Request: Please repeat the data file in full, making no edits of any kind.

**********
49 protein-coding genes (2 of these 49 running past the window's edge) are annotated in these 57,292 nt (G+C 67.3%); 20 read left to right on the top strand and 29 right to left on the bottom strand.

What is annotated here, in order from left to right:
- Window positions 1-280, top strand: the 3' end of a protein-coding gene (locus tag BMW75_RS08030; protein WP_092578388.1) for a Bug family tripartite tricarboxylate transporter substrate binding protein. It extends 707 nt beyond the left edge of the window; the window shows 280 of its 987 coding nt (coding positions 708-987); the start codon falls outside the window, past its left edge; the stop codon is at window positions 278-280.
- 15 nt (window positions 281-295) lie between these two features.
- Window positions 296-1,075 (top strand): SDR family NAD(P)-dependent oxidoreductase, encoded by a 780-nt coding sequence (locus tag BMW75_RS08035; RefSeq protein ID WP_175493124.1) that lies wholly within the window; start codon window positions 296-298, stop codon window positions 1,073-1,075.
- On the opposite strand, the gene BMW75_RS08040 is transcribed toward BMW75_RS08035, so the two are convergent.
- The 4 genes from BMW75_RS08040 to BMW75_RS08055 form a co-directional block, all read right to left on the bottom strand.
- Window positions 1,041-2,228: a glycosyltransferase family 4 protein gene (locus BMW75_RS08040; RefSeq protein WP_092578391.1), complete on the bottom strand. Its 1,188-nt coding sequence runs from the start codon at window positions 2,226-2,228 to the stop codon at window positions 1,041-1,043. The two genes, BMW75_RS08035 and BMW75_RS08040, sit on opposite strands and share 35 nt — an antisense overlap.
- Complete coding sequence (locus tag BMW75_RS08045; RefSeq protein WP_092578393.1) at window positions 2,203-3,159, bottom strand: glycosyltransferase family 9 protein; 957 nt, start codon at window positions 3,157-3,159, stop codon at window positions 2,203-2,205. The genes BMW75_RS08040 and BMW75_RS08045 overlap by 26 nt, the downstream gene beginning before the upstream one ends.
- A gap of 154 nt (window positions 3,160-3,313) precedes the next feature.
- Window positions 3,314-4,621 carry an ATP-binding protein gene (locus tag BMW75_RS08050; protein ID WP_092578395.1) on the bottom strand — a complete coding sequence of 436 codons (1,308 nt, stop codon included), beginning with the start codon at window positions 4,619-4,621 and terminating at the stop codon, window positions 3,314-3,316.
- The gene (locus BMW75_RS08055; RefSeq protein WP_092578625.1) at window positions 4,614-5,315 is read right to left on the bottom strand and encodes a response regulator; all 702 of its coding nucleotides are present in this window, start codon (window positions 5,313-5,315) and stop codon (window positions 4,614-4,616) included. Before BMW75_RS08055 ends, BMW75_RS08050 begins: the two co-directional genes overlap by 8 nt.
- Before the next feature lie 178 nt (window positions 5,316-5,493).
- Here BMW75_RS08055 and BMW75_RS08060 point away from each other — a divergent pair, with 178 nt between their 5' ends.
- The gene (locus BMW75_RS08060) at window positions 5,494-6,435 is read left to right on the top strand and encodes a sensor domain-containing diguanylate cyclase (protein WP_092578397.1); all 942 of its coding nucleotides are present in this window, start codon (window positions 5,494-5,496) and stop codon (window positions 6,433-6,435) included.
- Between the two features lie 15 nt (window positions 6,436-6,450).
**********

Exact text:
49 protein-coding genes (2 of these 49 running past the window's edge) are annotated in these 57,292 nt (G+C 67.3%); 20 read left to right on the top strand and 29 right to left on the bottom strand.

What is annotated here, in order from left to right:
- Window positions 1-280, top strand: the 3' end of a protein-coding gene (locus tag BMW75_RS08030; protein WP_092578388.1) for a Bug family tripartite tricarboxylate transporter substrate binding protein. It extends 707 nt beyond the left edge of the window; the window shows 280 of its 987 coding nt (coding positions 708-987); the start codon falls outside the window, past its left edge; the stop codon is at window positions 278-280.
- 15 nt (window positions 281-295) lie between these two features.
- Window positions 296-1,075 (top strand): SDR family NAD(P)-dependent oxidoreductase, encoded by a 780-nt coding sequence (locus tag BMW75_RS08035; RefSeq protein ID WP_175493124.1) that lies wholly within the window; start codon window positions 296-298, stop codon window positions 1,073-1,075.
- On the opposite strand, the gene BMW75_RS08040 is transcribed toward BMW75_RS08035, so the two are convergent.
- The 4 genes from BMW75_RS08040 to BMW75_RS08055 form a co-directional block, all read right to left on the bottom strand.
- Window positions 1,041-2,228: a glycosyltransferase family 4 protein gene (locus BMW75_RS08040; RefSeq protein WP_092578391.1), complete on the bottom strand. Its 1,188-nt coding sequence runs from the start codon at window positions 2,226-2,228 to the stop codon at window positions 1,041-1,043. The two genes, BMW75_RS08035 and BMW75_RS08040, sit on opposite strands and share 35 nt — an antisense overlap.
- Complete coding sequence (locus tag BMW75_RS08045; RefSeq protein WP_092578393.1) at window positions 2,203-3,159, bottom strand: glycosyltransferase family 9 protein; 957 nt, start codon at window positions 3,157-3,159, stop codon at window positions 2,203-2,205. The genes BMW75_RS08040 and BMW75_RS08045 overlap by 26 nt, the downstream gene beginning before the upstream one ends.
- A gap of 154 nt (window positions 3,160-3,313) precedes the next feature.
- Window positions 3,314-4,621 carry an ATP-binding protein gene (locus tag BMW75_RS08050; protein ID WP_092578395.1) on the bottom strand — a complete coding sequence of 436 codons (1,308 nt, stop codon included), beginning with the start codon at window positions 4,619-4,621 and terminating at the stop codon, window positions 3,314-3,316.
- The gene (locus BMW75_RS08055; RefSeq protein WP_092578625.1) at window positions 4,614-5,315 is read right to left on the bottom strand and encodes a response regulator; all 702 of its coding nucleotides are present in this window, start codon (window positions 5,313-5,315) and stop codon (window positions 4,614-4,616) included. Before BMW75_RS08055 ends, BMW75_RS08050 begins: the two co-directional genes overlap by 8 nt.
- Before the next feature lie 178 nt (window positions 5,316-5,493).
- Here BMW75_RS08055 and BMW75_RS08060 point away from each other — a divergent pair, with 178 nt between their 5' ends.
- The gene (locus BMW75_RS08060) at window positions 5,494-6,435 is read left to right on the top strand and encodes a sensor domain-containing diguanylate cyclase (protein WP_092578397.1); all 942 of its coding nucleotides are present in this window, start codon (window positions 5,494-5,496) and stop codon (window positions 6,433-6,435) included.
- Between the two features lie 15 nt (window positions 6,436-6,450).